Category Archives: Learning

6 Git Aha Moments

When I switched jobs four years ago, I went from using subversion (svn) to using git as the version control system. Even though I am a pretty quick learner, it took me a quite a while to really understand git. I read a lot on how git works, but even so, I didn’t always realize what the implications were for how to use git. Here are six big “aha moments” I had on how to use git. Continue reading

Exercises in Programming Style

In the book club at work, we recently finished reading Exercises in Programming Style by Cristina Videira Lopes. The book consists of a simple program implemented in 33 different programming styles. It is a great way of showing the different styles, and the book was quite popular in the book club. The book is relatively new (it was published in 2014), and I don’t think it is as well-known as it deserves to be. So here is a summary and review of it. Continue reading

Programming for Grade 8

For the past two months, I have been helping my son’s grade 8 class to learn to program. All students wrote Python programs and got a feel for what programming is. This post has details on how we organized the course, code examples and lessons learned. Continue reading

Book Review: The Effective Engineer

Last month we finished reading “The Effective Engineer” by Edmond Lau in the book club at work. It is a great book full of practical advice on how to get more done as a software developer. In fact, it is one of the three books I think all programmers would benefit from reading (the other two are Code Complete and The Pragmatic Programmer).


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Developer Book Club

dsc_0333For several years now, we have been running a developer book club at work. We pick a book relevant to software development, and read a chapter a week. Every other week we meet for 30 to 45 minutes and discuss what we have read. It is quite popular and useful, so I thought I would describe how we do it, and why having a book club at work is a good idea. Continue reading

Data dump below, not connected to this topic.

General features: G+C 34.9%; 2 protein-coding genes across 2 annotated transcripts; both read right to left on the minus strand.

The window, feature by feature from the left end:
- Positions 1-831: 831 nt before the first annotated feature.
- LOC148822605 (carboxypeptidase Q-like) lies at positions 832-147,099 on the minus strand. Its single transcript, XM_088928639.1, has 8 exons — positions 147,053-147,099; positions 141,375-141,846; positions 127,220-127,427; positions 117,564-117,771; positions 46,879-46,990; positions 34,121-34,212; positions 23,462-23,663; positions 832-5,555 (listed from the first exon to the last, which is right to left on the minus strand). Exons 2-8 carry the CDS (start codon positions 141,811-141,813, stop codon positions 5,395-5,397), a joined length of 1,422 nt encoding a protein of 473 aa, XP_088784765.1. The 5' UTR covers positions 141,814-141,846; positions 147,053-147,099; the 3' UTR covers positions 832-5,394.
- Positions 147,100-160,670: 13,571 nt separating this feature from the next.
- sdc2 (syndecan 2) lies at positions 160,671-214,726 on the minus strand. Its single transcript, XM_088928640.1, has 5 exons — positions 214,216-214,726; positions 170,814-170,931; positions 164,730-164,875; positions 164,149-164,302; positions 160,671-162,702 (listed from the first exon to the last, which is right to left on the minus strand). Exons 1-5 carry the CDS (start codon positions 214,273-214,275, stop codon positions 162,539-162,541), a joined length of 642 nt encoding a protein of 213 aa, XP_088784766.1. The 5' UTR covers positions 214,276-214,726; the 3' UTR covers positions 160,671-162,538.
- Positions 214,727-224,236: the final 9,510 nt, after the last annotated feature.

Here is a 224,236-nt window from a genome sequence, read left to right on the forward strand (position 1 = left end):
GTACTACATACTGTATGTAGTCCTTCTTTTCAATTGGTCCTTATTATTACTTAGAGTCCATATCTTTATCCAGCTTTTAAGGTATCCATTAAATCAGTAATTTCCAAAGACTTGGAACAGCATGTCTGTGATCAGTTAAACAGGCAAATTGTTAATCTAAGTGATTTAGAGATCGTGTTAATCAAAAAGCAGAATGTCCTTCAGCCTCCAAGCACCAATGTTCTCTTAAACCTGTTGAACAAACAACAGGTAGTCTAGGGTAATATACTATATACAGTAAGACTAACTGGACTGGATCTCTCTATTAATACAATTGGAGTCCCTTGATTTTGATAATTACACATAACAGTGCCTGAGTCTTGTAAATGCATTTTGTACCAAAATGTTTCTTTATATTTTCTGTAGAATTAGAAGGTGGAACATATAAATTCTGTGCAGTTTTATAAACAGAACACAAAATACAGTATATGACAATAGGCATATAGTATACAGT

Book Review: Release It!

In the book club at work, we recently finished reading Release It! by Michael T. Nygard. It is a book I have been meaning to read for a long time, but somehow I never got around to it until now. It was written in 2007, and it is starting to show its age in several respects.  Despite this, there is still a lot of relevant advice on how to make software work well in production.


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18 Lessons From 13 Years of Tricky Bugs

In Learning From Your Bugs, I wrote about how I have been keeping track of the most interesting bugs I have come across. I recently reviewed all 194 entries (going back 13 years), to see what lessons I have learned from them. Here are the most important lessons, split into the categories of coding, testing and debugging:


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